9.24.2015

I Will Not Walk Away

I went to the golf tournament fundraiser a few weeks ago. You know the one I wrote about a few post back? I was disconnected from my pump that morning, and expected to feel myself by that evening, but it wasn't happening. My blessed little nausea pills got me through.

It was easy to be touched by this room full of people. Some sharing stories about Todd, most probably having known him, and all walking away with the tremendous sense of loss that everyone feels with his death. I'm sure it was an extremely hard evening for many that were there, masked by the celebration of his amazing life.

For me, the nature of my job and the circles I move in put me in the path of countless stories of young lives snuffed out too soon from this disease. The stories never end, and sadly I know they won't for a very long time. Todd is just one more person on that list, but his friends and family are doing what they can to keep his legacy alive while helping someone in his very shoes. And obviously that someone was me this year.

The proceeds from the event far exceeded my wildest expectations, and I can easily admit that it brought me to tears on a few occasions. The idea that these complete strangers did what they did for me because they want to honor and remember their friend leaves me beyond humbled. I don't think I've ever looked forward to a medical bill in the mailbox, knowing now that I will be able to pay it off this time. I will finally stop getting the monthly reminder of treatments I received almost 2 years ago.

The thing that stuck with me most from this opportunity was this idea behind The Elephant Movement - that elephants will not walk away if one of their herd is down. They will literally hold vigil until that elephant gets back up.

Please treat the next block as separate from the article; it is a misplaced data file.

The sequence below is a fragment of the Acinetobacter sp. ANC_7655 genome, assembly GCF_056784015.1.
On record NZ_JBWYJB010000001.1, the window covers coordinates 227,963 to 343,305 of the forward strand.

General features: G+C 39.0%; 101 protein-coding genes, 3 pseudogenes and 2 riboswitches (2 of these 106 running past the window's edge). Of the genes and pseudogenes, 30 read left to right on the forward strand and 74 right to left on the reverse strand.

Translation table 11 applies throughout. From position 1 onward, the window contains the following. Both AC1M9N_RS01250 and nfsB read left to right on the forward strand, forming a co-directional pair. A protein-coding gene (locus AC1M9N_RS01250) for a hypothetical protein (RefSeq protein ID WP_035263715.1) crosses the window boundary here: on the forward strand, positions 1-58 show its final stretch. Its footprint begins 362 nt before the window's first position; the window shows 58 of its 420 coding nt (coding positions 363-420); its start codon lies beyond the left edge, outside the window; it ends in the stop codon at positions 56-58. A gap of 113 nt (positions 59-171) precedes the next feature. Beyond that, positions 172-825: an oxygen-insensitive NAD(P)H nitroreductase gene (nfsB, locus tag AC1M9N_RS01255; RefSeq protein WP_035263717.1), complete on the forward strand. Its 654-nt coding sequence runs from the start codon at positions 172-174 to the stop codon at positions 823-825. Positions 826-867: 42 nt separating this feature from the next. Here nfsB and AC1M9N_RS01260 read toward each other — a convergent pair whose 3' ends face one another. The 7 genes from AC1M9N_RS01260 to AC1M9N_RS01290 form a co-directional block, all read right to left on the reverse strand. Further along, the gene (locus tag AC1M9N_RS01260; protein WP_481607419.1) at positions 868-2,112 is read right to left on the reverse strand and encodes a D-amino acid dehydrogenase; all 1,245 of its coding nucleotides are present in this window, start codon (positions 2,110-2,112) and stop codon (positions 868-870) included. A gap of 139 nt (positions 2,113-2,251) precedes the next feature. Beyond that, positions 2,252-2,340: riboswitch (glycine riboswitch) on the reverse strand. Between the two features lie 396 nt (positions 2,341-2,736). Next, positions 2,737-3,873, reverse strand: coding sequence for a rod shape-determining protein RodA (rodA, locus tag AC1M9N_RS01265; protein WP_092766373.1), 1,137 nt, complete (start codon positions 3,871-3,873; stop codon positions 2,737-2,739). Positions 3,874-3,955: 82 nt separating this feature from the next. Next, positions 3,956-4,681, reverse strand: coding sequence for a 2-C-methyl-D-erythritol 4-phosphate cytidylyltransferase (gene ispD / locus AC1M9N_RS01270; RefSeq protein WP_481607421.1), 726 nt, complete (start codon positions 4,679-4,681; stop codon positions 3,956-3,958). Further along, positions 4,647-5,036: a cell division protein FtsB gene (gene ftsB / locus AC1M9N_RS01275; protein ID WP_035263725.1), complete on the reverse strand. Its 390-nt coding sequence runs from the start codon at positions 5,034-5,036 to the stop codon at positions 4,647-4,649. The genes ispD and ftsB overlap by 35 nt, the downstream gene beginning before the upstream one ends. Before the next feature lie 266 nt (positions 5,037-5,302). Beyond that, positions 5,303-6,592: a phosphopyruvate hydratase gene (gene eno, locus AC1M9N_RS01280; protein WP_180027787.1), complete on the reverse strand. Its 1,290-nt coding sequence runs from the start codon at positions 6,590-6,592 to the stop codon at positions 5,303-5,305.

In all honesty, I can say this isn't true of humans. And I say this not just out of my own personal experience, but the experiences of the people that surround me in this exclusive little cancer community I'm in. I am not alone when I tell you that people you wouldn't expect disappear when tragedy strikes, and people you hardly know continue to stay on your doorstep. It is never as you would expect it to be. We are definitely not elephants.

As I shared during the dinner that night, I liken the tragedy of illness to a fire. When the fire breaks out, everyone is standing around watching and helping as the professionals do what they can to tame the flames engulfing the structure. As the flames die down, the crowd starts to thin. The phones stop recording video, and people return to their routine. Just because the flames die down or go out, does not mean the devastation of the fire is over.

I'm no sicker than I was 2 or 3 years ago. The status of my cancer hasn't changed. I still go to the doctor just as often, and get treatment just as much. And up until recently (thank you preschool!), still juggled childcare while I went off to weekly appointments.  Perhaps my appearance as an active, busy, working mother lessens the tragedy, but this elephant is still down.

And now this parade of elephants that aren't even in my herd have surrounded me. And while I know it's impossible to hang around until I get back up, they've provided me with something so great that will help take care of me while I'm down. And they've done so at the inspiration of their friend, whose battle was not won.

I want to pay this forward now, and I look forward to next year when I can be part of this movement to find another elephant in need. Maybe someone who's been down a while and whose humans have walked away. We need to stay for the long term, and see each other through. And we need to commit to not walk away.

1 comment:

Karen said...

So true, Sarah. When I was undergoing cancer treatments, I was amazed by the support I received from quarters where I least expected it.

Here’s to you and your supportive herd.

Karen